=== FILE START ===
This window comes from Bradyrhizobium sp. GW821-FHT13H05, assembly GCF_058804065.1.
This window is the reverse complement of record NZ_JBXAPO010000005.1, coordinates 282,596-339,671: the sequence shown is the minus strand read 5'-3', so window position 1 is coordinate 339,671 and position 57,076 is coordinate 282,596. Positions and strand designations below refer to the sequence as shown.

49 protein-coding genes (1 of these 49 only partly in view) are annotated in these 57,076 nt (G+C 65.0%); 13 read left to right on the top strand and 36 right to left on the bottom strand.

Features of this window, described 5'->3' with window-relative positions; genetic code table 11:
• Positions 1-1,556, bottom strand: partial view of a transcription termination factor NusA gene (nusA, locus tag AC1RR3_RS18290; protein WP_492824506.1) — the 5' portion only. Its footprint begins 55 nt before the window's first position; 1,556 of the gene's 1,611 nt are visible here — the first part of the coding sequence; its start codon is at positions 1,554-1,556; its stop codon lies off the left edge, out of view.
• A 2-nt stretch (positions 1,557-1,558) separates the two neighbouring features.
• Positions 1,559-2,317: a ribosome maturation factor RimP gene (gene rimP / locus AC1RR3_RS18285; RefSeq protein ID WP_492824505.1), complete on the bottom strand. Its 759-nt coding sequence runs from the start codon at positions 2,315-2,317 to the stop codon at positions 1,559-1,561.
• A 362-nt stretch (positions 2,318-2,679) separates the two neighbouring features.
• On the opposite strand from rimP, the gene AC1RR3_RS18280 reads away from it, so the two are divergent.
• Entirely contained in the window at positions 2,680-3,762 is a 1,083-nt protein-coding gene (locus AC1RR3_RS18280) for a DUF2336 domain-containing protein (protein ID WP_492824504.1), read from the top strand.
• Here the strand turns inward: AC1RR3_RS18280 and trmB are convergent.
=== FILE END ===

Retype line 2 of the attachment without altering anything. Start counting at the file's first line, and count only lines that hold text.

This window is the reverse complement of record NZ_JBXAPO010000005.1, coordinates 282,596-339,671: the sequence shown is the minus strand read 5'-3', so window position 1 is coordinate 339,671 and position 57,076 is coordinate 282,596. Positions and strand designations below refer to the sequence as shown.